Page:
Penn State Football

The defense never rests: New coaches, returning leaders have built a stout scheme for Nittany Lions

Penn State defensive coordinator and safeties coach Bob Shoop yells to the players during the 8th spring practice on Saturday, March 29, 2014 in Holuba Hall.
Penn State defensive coordinator and safeties coach Bob Shoop yells to the players during the 8th spring practice on Saturday, March 29, 2014 in Holuba Hall. CDT photo

Shoop, Spencer, Pry and Smith.

Sounds a little like a law firm.

Not quite Dewey, Cheatam and Howe.

These four guys are anything but Stooges (though Moe, Larry, Curly and Shemp could work as nicknames).

Bob Shoop, Sean Spencer, Brent Pry and Terry Smith have coached a defense that — regardless of what happens against Boston College in Saturday’s Pinstripe Bowl — will be recognized as one of the best that has been put together over the storied history of the program.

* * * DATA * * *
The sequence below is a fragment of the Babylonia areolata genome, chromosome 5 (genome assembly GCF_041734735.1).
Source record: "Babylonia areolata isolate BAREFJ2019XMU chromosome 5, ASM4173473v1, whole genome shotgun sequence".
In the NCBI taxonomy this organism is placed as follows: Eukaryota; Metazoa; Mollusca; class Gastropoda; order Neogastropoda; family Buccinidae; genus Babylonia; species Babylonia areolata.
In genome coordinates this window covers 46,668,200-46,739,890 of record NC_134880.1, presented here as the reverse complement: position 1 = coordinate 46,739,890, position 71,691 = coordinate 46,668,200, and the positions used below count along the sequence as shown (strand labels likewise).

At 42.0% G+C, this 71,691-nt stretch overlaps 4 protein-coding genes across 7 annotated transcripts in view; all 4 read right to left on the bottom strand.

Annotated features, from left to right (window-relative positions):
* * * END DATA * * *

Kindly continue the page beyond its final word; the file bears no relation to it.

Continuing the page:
They put together a unit that ranked first nationally in rushing defense (84.8 ypg), second in total defense (269.8 ypg) and eighth in scoring defense (17.7 ppg).

The strong defensive unit is the biggest reason why an offensively challenged Penn State is playing in the postseason. The Nittany Lions (6-6) scored just 22 touchdowns this season, and five of those came against overmatched UMass.

Shoop, who also coaches safeties, Spencer (defensive line) and Pry (linebackers) have all been nominated for their work this season as assistant coaches on James Franklin’s staff this season.

Shoop remembers when the accolades weren’t so great.

When he, Spencer and Pry joined Franklin’s staff at Vanderbilt, an article in the media wasn’t very kind.

“When we all got hired at Vanderbilt, I came from William and Mary,” Shoop started. “(Pry) came from Georgia Southern. Spence came from Bowling Green. It wasn’t exactly like we were ready to kick ass and take names in the SEC. The article said be prepared to be underwhelmed by these guys.”

But they did help Vandy, long recognized as the worst team in the SEC, take some names. The Commodores won nine games the previous two seasons before Franklin arrived at Penn State.